Kate Gleason’s name is so familiar in Rochester and at Rochester Institute of Technology – where the College of Engineering is named for her – that it can obscure her many and varied accomplishments. She built more than 100 homes in East Rochester, became a bank president and held numerous positions at Gleason Works, a business started by her father, William.
An exhibit commemorating the 150th birthday of Gleason opens at RIT’s Wallace Center on Nov. 19, displaying photos, gears and other items from the engineering pioneer.
“The department of history is proud to support this exhibition in honor of the 150th anniversary of the birth of Kate Gleason,” said RIT History Department Chair Rebecca Edwards. “Gleason is obviously an important figure on the campus of RIT, as our Kate Gleason College of Engineering is the only engineering school in the nation named after a woman. But Gleason was also an important figure in the larger Rochester community and in the nation as well. She was an important businesswoman, builder, reformer, and philanthropist. We are delighted to be part of the effort to honor her memory in this anniversary year.”
Born in Rochester on Nov. 25, 1865, Gleason grew up around her father’s machine shop. In 1884, she became the first woman to enroll in Cornell University’s Sibley College of Engineering and Mechanic Arts. She became an entrepreneur and innovator who was internationally recognized for her skills in business promotion and community development as well as philanthropic endeavors. She was known for traveling widely and for entertaining in her home, including hosting the 86th and final birthday party for Susan B. Anthony in 1906.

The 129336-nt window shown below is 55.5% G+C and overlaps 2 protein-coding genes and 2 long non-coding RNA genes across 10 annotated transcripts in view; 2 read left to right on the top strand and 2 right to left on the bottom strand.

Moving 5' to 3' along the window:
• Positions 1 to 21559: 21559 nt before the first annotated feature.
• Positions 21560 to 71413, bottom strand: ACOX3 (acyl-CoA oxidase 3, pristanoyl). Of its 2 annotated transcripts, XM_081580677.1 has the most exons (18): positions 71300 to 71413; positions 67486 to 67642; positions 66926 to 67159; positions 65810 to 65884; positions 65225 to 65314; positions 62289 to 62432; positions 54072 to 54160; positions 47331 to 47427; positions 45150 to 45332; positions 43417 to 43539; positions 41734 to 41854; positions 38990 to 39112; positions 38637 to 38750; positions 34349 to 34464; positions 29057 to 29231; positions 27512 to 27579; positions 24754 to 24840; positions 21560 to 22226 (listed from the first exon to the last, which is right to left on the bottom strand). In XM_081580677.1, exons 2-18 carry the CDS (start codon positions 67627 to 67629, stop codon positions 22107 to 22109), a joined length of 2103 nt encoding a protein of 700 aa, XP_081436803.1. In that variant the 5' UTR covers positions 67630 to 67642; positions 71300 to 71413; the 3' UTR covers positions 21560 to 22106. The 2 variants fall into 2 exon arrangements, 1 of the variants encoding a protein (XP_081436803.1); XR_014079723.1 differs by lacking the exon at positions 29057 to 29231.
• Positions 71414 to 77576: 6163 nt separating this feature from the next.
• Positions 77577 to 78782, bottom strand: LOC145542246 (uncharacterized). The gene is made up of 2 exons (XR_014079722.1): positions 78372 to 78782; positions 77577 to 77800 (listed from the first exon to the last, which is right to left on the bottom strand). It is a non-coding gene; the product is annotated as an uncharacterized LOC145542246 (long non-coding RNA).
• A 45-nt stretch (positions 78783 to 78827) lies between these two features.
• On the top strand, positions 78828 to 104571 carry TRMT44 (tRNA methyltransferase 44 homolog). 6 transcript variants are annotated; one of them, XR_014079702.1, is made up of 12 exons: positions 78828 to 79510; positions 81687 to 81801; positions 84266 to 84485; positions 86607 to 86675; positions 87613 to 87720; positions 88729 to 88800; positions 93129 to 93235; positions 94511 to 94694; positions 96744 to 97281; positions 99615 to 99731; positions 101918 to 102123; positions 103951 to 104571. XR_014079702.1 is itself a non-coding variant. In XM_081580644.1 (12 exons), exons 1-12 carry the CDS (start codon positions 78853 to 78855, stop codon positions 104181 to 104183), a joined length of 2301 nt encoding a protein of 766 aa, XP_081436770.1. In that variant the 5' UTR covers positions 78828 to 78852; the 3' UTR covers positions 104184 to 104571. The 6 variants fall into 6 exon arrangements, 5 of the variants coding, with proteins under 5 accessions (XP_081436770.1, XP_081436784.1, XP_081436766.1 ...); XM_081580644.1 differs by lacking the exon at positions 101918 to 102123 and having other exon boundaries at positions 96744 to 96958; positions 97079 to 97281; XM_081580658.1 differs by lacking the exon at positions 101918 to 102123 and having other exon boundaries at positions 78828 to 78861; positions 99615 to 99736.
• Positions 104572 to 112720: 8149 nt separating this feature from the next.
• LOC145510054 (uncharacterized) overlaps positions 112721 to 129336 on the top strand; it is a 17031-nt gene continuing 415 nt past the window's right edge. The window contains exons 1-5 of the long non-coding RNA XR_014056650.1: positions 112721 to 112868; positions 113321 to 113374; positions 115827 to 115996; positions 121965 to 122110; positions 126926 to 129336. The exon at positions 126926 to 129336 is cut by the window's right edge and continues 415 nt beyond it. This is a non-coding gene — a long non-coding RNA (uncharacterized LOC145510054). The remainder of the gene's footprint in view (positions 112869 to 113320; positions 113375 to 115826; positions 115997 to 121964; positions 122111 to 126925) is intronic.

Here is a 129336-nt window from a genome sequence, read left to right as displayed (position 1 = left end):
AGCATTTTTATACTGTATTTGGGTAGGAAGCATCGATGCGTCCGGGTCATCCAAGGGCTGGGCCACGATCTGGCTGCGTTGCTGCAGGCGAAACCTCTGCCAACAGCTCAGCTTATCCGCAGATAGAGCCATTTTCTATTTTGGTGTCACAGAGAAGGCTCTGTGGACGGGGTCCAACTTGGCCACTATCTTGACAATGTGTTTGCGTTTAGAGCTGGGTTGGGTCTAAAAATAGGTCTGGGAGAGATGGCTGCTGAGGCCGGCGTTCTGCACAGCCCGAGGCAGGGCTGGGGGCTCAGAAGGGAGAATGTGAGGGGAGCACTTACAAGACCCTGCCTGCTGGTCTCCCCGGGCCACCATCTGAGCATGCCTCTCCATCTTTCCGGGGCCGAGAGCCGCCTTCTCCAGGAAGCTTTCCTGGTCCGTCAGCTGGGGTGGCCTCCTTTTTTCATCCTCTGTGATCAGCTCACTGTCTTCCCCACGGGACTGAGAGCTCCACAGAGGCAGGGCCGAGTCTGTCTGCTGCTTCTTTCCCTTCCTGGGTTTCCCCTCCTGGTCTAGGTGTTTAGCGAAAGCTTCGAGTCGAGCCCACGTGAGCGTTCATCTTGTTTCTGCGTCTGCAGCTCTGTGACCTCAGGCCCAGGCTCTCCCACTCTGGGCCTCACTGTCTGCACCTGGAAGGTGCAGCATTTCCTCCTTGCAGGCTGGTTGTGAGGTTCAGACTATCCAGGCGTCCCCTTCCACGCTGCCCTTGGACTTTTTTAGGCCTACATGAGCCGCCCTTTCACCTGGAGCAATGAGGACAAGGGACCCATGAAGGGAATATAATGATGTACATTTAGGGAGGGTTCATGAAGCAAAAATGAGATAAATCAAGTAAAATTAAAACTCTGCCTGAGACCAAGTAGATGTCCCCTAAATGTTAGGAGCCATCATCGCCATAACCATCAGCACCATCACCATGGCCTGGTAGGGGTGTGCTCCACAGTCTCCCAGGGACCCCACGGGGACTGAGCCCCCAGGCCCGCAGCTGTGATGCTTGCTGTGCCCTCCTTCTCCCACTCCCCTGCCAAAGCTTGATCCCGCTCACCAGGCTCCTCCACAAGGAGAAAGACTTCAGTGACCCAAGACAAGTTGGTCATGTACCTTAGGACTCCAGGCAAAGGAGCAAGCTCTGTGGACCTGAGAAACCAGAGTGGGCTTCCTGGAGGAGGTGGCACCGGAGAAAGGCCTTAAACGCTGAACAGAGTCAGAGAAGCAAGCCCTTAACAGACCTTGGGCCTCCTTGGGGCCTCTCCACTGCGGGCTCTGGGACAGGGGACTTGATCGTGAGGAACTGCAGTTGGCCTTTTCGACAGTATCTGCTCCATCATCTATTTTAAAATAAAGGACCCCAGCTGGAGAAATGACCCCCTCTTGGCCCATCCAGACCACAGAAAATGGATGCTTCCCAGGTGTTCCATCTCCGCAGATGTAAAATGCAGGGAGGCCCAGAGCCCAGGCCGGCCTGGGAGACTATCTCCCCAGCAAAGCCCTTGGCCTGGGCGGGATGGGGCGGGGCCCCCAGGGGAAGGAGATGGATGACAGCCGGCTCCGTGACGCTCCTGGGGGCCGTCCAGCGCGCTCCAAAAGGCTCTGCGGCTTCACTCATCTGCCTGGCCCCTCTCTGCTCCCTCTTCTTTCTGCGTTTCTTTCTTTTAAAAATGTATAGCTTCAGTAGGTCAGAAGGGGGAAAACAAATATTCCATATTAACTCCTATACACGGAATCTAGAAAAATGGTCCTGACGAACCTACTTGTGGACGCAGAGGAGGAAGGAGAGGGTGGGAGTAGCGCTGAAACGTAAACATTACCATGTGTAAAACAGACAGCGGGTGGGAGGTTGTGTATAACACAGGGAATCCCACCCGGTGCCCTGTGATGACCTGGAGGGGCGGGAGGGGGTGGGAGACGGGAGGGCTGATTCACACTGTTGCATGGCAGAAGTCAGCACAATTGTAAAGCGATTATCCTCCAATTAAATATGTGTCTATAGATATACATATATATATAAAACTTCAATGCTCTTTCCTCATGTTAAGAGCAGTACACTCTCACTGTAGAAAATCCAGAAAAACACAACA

The exhibit, “Kate Gleason, Visionary: a tribute on her 150th birthday,” was organized by faculty in the museum studies program in RIT’s College of Liberal Arts, including Professor Tina Olsin Lent, museum studies program chair, and Professor Rebecca Edwards, chair of the department of history. They were joined by Juilee Decker and Rebecca DeRoo from the department of performing arts and visual culture, Michael Brown from the department of history, and university archivist Becky Simmons.
The team examined documents, letters, newspaper clippings, photographs and digital files in order to select material for the on-site and online exhibitions. Two of the items on display include a bevel gear (on loan from Gleason Corporation) and a silver tea set, showing the various achievements of Rochester’s “first lady of gearing” and philanthropist. Other items on display include photographs from the East Rochester Department of Local History that examine Gleason’s endeavors in manufacturing and building.
Copies of the 2010 book, The Life and Letters of Kate Gleason by Janis F. Gleason will be available for purchase during the opening reception, from 5-6:30 p.m. on Nov 19. Janis Gleason is the wife of James Gleason, Kate’s grandnephew.
Visitors to the exhibit can collect newly-created trading cards that describe other facets of her accomplishments, such as her commitment to suffrage and innovation, fashion, building and manufacturing.
In addition, a mobile display will appear at several other locations on the RIT campus during the last week of November and the first week of December and an exhibition website has been created as a supplementary resource. It features links to footage of home movies created by Kate Gleason that document home life and travels.
The exhibit, which will be in the Sunken Gallery on the second floor of the Wallace Center through Dec. 18, is the third installment of the series, “Exhibitions Across the Curriculum” established by RIT’s museum studies program in 2014.
For more information, visit https://kates150th.wordpress.com/ or follow the museum studies program on Twitter @RITmuse.
To learn more about the museum studies program, see here: http://www.rit.edu/cla/museumstudies/.